Thursday, October 23, 2008
Eddy Van Guyse 35 Years after "Breaking Away"
Ben: Eddy do you think kids today will relate to "Breaking Away" the way that my generation did in the late 70's?
Eddy: I think humans have not changed at the core. We all have brains, hearts and blood pumping through them.
Kids today may have a stronger index finger from punching the buttons on video games and computers but they still relate to a good story. One thing I find is that kids have more trouble making eye contact and connecting in general. The best teachers i had growing up were also able to articulate a good story.
Ben: You've told me in the past that Peter Yates pulled you aside for technical advice on the movie "Breaking Away".
You put the kabash on the bikes with reflectors and coaster brakes that were going to be used for the movie.
Eddy:When I met Peter Yates I asked him if he wanted to make a movie that had bike rides featured or did he want to make a movie about bike racing.
There were some things on the bikes that they gathered that not give the look of a bike racing movie. He said "Eddy we need to talk to you more about this "
Ben: You mentioned that you were a pretty good baseball player and being 3 blocks away from Wrigley field, what made you choose bike racing over baseball?
Eddy: We played makeshift baseball with a rubber ball against a wall in an alley painted with a square. This was the era of free range kids. My mother called us alley cats and would say things like "Come inside you alley cats!" as it approached 9 o clock at night. My family took me to the velodrome races in Konshen and Northbrook in Chicago and I could see that they admired the racers as I did and I decided I wanted to become a bike racer. The decision was of my own free will. My parents encouraged me to make my own choices.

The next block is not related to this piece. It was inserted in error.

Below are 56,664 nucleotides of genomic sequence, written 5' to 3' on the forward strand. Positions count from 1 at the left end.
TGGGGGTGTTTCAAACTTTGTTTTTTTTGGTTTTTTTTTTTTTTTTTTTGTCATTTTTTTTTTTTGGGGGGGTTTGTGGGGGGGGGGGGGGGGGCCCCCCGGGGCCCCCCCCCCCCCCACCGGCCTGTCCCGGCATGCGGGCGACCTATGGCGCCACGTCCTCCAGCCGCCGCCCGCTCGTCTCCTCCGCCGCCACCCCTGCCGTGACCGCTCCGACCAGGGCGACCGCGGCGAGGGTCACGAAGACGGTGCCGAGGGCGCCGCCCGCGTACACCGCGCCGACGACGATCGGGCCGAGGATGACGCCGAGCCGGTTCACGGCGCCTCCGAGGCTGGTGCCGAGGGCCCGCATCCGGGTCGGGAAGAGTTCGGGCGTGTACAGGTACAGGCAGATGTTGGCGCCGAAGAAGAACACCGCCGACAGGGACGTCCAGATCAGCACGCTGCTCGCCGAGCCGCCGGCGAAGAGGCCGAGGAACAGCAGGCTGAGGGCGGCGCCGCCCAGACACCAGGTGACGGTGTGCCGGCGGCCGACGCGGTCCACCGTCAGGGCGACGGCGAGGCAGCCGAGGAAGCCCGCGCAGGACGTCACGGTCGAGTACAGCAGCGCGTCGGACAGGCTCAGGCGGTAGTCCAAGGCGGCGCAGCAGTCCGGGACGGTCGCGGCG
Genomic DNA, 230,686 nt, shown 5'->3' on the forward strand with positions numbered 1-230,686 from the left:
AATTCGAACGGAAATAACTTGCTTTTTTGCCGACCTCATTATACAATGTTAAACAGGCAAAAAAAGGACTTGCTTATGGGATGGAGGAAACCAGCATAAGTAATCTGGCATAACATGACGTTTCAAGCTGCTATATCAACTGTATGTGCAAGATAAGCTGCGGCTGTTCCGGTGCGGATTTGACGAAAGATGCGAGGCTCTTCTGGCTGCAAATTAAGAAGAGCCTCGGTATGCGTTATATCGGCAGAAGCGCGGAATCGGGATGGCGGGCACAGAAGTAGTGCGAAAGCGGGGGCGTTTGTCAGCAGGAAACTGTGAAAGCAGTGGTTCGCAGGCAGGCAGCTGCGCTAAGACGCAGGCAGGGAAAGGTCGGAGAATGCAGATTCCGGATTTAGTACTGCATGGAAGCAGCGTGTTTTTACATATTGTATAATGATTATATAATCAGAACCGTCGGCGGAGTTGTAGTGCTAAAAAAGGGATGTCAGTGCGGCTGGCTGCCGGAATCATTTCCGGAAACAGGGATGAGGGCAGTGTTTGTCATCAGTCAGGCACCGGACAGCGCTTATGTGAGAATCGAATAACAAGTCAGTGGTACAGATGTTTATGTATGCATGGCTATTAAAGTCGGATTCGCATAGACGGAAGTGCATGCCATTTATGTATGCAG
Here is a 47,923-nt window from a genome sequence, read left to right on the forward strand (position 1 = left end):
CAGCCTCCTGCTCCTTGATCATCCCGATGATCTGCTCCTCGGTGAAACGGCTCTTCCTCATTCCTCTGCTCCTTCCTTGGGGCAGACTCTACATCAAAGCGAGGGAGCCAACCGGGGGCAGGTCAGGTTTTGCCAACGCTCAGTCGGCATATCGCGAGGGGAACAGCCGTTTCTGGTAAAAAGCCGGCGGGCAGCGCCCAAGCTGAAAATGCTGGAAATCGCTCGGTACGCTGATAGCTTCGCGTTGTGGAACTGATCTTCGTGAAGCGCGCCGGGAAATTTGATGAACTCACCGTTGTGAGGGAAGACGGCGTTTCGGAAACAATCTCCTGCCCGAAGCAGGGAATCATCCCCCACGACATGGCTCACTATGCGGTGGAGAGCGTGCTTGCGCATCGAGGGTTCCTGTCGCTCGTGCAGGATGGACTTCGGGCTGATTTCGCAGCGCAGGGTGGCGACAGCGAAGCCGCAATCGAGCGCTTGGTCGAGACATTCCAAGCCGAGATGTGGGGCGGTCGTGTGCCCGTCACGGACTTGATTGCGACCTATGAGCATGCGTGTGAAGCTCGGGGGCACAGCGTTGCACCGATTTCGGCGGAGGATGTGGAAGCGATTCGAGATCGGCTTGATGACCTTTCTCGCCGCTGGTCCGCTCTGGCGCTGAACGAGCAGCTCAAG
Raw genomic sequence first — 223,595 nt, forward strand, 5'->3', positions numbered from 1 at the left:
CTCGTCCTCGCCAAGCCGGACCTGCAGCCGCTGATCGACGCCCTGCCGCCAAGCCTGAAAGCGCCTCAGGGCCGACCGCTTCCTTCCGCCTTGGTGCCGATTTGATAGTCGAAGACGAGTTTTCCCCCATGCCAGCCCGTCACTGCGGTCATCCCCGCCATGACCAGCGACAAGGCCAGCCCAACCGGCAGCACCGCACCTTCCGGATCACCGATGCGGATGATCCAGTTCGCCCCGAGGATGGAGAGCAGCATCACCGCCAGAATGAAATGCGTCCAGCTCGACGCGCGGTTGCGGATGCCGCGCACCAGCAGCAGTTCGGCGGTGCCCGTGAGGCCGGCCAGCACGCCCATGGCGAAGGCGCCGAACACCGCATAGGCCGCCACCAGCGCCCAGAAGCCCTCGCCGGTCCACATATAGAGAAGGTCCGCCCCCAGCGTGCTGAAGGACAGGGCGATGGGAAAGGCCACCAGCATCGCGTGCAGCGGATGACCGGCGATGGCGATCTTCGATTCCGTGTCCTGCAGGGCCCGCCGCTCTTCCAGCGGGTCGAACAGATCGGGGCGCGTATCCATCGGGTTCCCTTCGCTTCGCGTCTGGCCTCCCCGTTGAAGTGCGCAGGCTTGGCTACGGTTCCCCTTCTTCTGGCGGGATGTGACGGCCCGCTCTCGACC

Ben: You told me your father was a big influence in your life and that he was a people person and that's where you got that gift.
Eddy: My father survived three months in a concentration camp during World War 11 and almost a year after he was deported to a work camp. When we came to Chicago he was very good at reading people. He could smell a rat and one thing I remember was how he was very outspoken aabout Fidel Castro being a dictator when he rose to power before it became apparent to everyone. The Belgian community in Chicago was important to my father.
Ben:What would you tell someone who wants to be a bike racer.
Eddy: Are you ready to deal with pain. People also don't realize how lonely the training can be to be. A champion is able to ignore the pain
Ben: How did you develop as a bike racer?
Eddy: I was 5'6" my freshman year at !U. When I was an intermediate racer I could not crunch down the big gears like the big boys in the sprints on the track but I had endurance. I finished my freshman year at 6 foot. Now I was able to add
more power to my racing but my strength was as a road racer.
Ben: You've said before that the "Little 500" race felt like a gladiator entering the arena...
Eddy You have no other intramural event like it with a stadium built for 30,000 people for a bike race. The other thing about the "Little 500" is that it is a team race. I've done Madison races and other amateur team events but this was a more defined team event. The racers that have been through the Little 5 at I.U. become like your brothers.
Ben: What are your views on professional sports in America.
Eddy: I have a 4 letter word for what pro athletes do: P-L-A-Y while the rest of us
W-O-R-K. Athletes should keep this in perspective.